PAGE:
Yesterday’s bone rattling 72nd edition of Omloop Het Nieuwsblad was another entertaining affair which mirrored last year’s battle between Greg Van Avermaet and Peter Sagan. With today’s Kuurne-Brussels-Kuurne forming the second half of a weekend few would want to be in the saddle for, it will not only be a case of who looks in good shape here, but also who survived yesterday best too. The course is a snaking 200.7km of familiar Belgian roads and hellingen, continually sapping the legs of the riders, often culminating in a sprint finish to crown the day’s victor. Last year’s winner Jasper Stuyven caused a major upset when attacking solo, fending off a large coordinated chasing group and crossing the finish line uncontested. Given the depth of sprinting talent on offer today, it is anticipated that the day’s finale should once again take the shape of a large bunch kick, especially with Stuyven’s victory still fresh in the mind of many.
Tom Boonen abandoned yesterday’s Omloop Het Nieuwsblad having realised that his chances of victory had slipped away up the road in the wheel tracks of Sep Vanmarcke, Greg Van Avermaet and Peter Sagan. His team Quick Step had failed to feature amongst the crucial move and will have no doubt been told that the same cannot be allowed to happen here as well. Boonen is eager to sign off his final races with victories on home soil, meaning there is no question as to how focused he will be to securing a good performance today.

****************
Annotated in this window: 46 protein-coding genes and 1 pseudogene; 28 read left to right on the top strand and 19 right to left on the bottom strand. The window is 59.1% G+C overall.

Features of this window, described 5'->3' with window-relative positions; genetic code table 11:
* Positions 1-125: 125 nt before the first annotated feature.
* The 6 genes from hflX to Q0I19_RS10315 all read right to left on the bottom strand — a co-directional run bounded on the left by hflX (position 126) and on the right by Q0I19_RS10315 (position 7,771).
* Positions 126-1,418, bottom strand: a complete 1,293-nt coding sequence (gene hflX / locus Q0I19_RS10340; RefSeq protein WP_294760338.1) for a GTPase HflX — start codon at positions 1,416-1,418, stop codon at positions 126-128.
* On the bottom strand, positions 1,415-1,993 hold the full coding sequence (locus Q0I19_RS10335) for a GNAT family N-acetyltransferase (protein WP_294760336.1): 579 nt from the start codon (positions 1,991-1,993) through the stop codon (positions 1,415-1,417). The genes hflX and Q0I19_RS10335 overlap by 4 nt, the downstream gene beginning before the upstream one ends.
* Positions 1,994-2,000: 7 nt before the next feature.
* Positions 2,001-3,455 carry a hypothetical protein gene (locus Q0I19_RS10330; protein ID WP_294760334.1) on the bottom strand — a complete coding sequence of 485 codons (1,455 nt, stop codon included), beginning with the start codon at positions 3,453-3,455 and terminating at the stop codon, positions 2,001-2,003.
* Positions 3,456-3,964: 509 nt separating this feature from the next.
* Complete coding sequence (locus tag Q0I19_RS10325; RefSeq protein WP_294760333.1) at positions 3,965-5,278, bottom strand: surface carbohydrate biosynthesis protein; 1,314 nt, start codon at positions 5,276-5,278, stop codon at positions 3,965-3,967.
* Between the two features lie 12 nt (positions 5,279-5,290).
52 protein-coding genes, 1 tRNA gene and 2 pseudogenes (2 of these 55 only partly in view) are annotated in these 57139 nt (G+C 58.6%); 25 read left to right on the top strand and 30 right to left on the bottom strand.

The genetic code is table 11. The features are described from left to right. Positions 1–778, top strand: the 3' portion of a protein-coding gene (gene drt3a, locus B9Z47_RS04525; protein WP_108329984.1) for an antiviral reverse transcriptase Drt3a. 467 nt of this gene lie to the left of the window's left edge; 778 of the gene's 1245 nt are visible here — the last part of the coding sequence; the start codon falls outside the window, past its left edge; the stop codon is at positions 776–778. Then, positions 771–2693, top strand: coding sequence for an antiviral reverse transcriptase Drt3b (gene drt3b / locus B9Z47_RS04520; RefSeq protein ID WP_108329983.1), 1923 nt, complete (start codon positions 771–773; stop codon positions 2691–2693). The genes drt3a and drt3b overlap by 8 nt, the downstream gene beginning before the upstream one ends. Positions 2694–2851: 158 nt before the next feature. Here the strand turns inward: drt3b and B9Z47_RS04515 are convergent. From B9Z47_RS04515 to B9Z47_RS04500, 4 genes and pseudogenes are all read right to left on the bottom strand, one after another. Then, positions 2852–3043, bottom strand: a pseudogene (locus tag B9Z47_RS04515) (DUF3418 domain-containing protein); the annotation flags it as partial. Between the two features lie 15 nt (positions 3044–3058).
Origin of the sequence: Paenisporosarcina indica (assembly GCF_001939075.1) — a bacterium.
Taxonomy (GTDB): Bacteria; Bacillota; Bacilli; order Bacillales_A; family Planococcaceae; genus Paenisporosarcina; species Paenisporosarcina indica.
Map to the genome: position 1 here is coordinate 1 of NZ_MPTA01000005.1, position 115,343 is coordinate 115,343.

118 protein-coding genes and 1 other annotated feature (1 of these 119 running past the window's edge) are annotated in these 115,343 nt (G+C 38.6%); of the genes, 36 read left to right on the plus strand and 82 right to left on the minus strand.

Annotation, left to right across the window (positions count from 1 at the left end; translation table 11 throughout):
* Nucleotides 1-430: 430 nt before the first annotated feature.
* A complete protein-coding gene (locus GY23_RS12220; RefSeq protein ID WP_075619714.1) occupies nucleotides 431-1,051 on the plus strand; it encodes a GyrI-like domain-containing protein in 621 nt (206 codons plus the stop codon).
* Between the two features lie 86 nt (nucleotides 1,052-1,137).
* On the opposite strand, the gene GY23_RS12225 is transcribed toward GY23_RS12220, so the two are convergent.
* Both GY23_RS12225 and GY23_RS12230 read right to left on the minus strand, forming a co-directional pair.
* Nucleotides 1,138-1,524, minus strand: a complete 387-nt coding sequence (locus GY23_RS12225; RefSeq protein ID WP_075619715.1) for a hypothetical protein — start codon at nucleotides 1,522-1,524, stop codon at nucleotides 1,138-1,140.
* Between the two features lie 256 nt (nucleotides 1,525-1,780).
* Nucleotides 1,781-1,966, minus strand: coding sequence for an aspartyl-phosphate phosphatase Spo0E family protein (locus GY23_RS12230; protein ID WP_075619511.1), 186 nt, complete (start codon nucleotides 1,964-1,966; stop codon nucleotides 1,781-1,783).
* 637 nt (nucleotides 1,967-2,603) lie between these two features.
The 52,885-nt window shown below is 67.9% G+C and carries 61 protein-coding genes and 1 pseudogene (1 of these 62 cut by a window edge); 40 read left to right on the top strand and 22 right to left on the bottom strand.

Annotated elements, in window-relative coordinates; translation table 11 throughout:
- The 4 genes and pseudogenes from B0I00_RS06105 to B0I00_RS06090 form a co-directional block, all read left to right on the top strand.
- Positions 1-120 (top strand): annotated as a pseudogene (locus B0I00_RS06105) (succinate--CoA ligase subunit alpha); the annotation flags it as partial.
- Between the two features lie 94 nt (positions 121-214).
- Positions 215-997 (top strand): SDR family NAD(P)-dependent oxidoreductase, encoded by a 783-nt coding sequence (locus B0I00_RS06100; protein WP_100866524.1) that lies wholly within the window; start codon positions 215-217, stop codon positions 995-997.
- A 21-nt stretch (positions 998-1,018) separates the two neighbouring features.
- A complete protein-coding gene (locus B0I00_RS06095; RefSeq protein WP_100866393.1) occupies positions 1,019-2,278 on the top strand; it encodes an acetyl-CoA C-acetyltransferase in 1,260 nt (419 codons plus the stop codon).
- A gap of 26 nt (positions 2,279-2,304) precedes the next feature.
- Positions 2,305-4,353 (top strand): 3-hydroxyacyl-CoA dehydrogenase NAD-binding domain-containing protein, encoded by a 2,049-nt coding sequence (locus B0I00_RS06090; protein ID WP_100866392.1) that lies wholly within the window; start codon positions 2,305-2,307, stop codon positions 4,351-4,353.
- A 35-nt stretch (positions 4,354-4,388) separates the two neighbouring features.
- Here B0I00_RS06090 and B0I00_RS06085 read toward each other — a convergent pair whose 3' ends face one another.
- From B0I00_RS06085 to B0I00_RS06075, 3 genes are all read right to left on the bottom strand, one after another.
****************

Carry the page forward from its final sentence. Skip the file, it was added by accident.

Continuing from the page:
Sam Bennett might be afforded the support of World Champion teammate Peter Sagan in an attempt to lead the Irishman out for victory at Kuurne-Brussels-Kuurne. Bennett is a gritty rider at times and can summon up the determination required to survive these attritional races ahead of a bunch kick.
Alexander Kristoff will be a favourite for many as the Norwegian seeks to kickstart his classics campaign with an early victory upon the cobblestones. He has finished second on a couple of occasions at this race in recent years and may find that third time is the charm after an encouraging start to his season so far.
Peter Sagan may well decide that he should be gifted leadership here, attempting to resolve yesterday’s disappointment of finishing second to Greg Van Avermaet yet again at Omloop Het Nieuwsblad. Though many of the sprinters in the mix for this are much faster than Sagan, this fact becomes less relevant after 200km of riding, after which we can expect Sagan to be one of the fastest left in the race.
Arnaud Démare is still developing a profile amongst the one day classics, though does appear to show a level of natural ability when it comes to these long affairs which are intended to break many riders ahead of the finish. He does not always show the wisest of tactical decisions, but his survival skills and sprinting ability are well documented, making him a contender regardless.
Nacer Bouhanni possesses everything required to win this race, yet may find himself forgotten by some pundits due to his lack of major one day race victories. The last couple of seasons have seen him perform well at classics such as Milan – San Remo, keeping himself safe throughout the race, then bursting to the fore with his signature burst of acceleration.
1st Alexander Kristoff 2nd Nacer Bouhanni 3rd Sam Bennett